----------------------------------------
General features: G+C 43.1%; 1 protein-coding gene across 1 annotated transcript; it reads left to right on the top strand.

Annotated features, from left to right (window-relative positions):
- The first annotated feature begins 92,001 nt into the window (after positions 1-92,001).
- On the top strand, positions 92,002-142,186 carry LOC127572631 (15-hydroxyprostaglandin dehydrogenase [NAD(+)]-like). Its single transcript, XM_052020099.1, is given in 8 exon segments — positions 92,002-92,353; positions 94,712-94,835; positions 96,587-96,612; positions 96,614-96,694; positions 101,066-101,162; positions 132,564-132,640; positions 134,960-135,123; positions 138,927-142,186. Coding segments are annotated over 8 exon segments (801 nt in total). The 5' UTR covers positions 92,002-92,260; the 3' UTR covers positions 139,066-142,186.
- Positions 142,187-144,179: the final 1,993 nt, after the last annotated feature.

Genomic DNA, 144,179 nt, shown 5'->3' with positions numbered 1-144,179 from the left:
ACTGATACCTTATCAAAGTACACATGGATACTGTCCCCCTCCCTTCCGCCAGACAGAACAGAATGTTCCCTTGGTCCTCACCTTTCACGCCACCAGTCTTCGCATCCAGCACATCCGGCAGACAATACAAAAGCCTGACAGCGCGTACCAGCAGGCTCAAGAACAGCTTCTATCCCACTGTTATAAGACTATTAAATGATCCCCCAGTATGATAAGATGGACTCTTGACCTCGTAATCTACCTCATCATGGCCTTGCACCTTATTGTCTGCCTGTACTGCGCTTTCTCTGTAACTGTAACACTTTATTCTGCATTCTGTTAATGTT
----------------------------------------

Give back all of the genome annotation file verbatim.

General features: G+C 43.1%; 1 protein-coding gene across 1 annotated transcript; it reads left to right on the top strand.

Annotated features, from left to right (window-relative positions):
- The first annotated feature begins 92,001 nt into the window (after positions 1-92,001).
- On the top strand, positions 92,002-142,186 carry LOC127572631 (15-hydroxyprostaglandin dehydrogenase [NAD(+)]-like). Its single transcript, XM_052020099.1, is given in 8 exon segments — positions 92,002-92,353; positions 94,712-94,835; positions 96,587-96,612; positions 96,614-96,694; positions 101,066-101,162; positions 132,564-132,640; positions 134,960-135,123; positions 138,927-142,186. Coding segments are annotated over 8 exon segments (801 nt in total). The 5' UTR covers positions 92,002-92,260; the 3' UTR covers positions 139,066-142,186.
- Positions 142,187-144,179: the final 1,993 nt, after the last annotated feature.

Genomic DNA, 144,179 nt, shown 5'->3' with positions numbered 1-144,179 from the left:
ACTGATACCTTATCAAAGTACACATGGATACTGTCCCCCTCCCTTCCGCCAGACAGAACAGAATGTTCCCTTGGTCCTCACCTTTCACGCCACCAGTCTTCGCATCCAGCACATCCGGCAGACAATACAAAAGCCTGACAGCGCGTACCAGCAGGCTCAAGAACAGCTTCTATCCCACTGTTATAAGACTATTAAATGATCCCCCAGTATGATAAGATGGACTCTTGACCTCGTAATCTACCTCATCATGGCCTTGCACCTTATTGTCTGCCTGTACTGCGCTTTCTCTGTAACTGTAACACTTTATTCTGCATTCTGTTAATGTT